I think it would be nice if these "version 1" actors would be as easy as possible to make distributed when that time comes. It seems to me that non-isolated lets would make it harder to make an actor distributed.

This seems like it shouldn't be a goal given the vast majority of actors will never need to be distributed.

Right. Most actors will be local, and distributing an actor is not going to be just “flipping the distributed switch” with no other changes to source code. I consider the distributed argument for requiring “nonisolated” to not carry much weight because of this.

  • Doug
2 Likes

I'm very interested to hear the reasoning behind this decision. I don't recall the non-inheritance model having any advantages for the language or Swift users in the previous discussions, only a few implementation simplifications that didn't seem very valuable to anyone not implementing the language. So was there something I'm forgetting or missed?

I'm also interested in how the Core Team expects the evaluation of the real-world adoption of actor to work. Previous discussions on this subject have brought up a variety of examples of how inheritance plays a key role in the management of mutable state, so I'd think the we can already see how the need "plays out". But I'll explore the design space further, if I can get some guidance as to the types of things the Core Team is looking for to help inform their decision.

Without inheritance, what design patterns do the authors (@John_McCall, @Douglas_Gregor, @ktoso, @Chris_Lattner3) recommend as a replacement? There's obviously no 1:1 replacement but I see two main approaches (which were briefly touched on in the original inheritance discussion in December).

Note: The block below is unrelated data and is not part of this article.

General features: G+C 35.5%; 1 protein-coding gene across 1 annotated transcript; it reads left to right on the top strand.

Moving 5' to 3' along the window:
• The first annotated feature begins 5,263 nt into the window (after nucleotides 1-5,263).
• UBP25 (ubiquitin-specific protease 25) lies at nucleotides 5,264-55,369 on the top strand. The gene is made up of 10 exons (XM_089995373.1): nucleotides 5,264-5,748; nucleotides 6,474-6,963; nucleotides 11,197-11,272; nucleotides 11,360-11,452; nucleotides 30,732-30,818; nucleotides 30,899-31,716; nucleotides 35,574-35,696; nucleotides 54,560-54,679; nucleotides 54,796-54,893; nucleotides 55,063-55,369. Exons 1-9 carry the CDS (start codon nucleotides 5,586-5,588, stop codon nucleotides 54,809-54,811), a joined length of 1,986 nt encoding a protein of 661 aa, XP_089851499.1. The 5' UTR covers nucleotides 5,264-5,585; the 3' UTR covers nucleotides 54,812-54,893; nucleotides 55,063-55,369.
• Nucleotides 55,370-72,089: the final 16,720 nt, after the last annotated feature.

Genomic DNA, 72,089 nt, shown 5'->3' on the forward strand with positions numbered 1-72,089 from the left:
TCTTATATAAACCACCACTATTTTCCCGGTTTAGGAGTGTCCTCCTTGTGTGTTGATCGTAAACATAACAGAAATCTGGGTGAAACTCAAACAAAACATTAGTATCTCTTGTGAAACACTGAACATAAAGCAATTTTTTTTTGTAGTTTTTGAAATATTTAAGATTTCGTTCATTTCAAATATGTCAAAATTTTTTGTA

Classes + Actors

One approach is to combine the subtyping and storage of classes with actors to encapsulate mutable state and methods to act upon that state.

Advantages:

  • Existing class hierarchies can be adapted relatively easily, especially if they already encapsulate their mutable state in some way.
  • Superclasses are more flexible eraser types in Swift, as they don't need to deal with protocol limitations like the lack of self conformance.
  • Common interfaces and internal types are automatically shared.

Disadvantages:

  • No automatic checking at the type's "surface", only where it interacts with whatever state is encapsulated by the actor.
  • Relatedly, the class will likely duplicate some of the actor's interface with no advantage to the user.
  • Lose the ability to use AnyActor.

Actors + Protocols

Another approach I see is the direct use of actors to encapsulate all of a type's functionality with protocols to provide some subtyping.

Advantages:

  • Direct use of the actor verifies all access to internals.
  • Protocols may be useful in other contexts.

Disadvantages:

  • Requires separate encapsulation of shared state for each intended subtype. This could be dozens of properties.
  • Protocols duplicate the actor's interface, requiring maintenance to keep them in sync for functionality that needs to be shared.
  • Protocols must cover all mutable state in some way, either directly or through some shared encapsulation (perhaps another actor), leading to massive protocols.
  • Protocols are limited in the erasure they can provide and so may just not work in some scenarios.
  • Protocols may have limited use outside the subtyping relationship, but require a lot of investment.

So I'm a bit torn. Classes with actor internals is probably easier to implement, especially from an existing codebase, but loses the direct advantages of actors. They'll still be safe, just outside the actor system. Actors with protocols seems more Swifty but have quite the maintenance burden and rather poor design with the shared mutable state defined outside the actual actors themselves.

Can the authors, Core Team, or anyone else, come up with additional approaches?

1 Like

IMO isolated let would be the safer approach here. If it turns out to be onerous, we could later have let imply non-isolation, and isolate will just do nothing (similar to internal).

I think another angle would be the similarity between var and let. You can generally switch between the two with almost no implication aside from extra mutability (there's this Codable shenanigans, but still). So it might work better to maintain consistency between these two.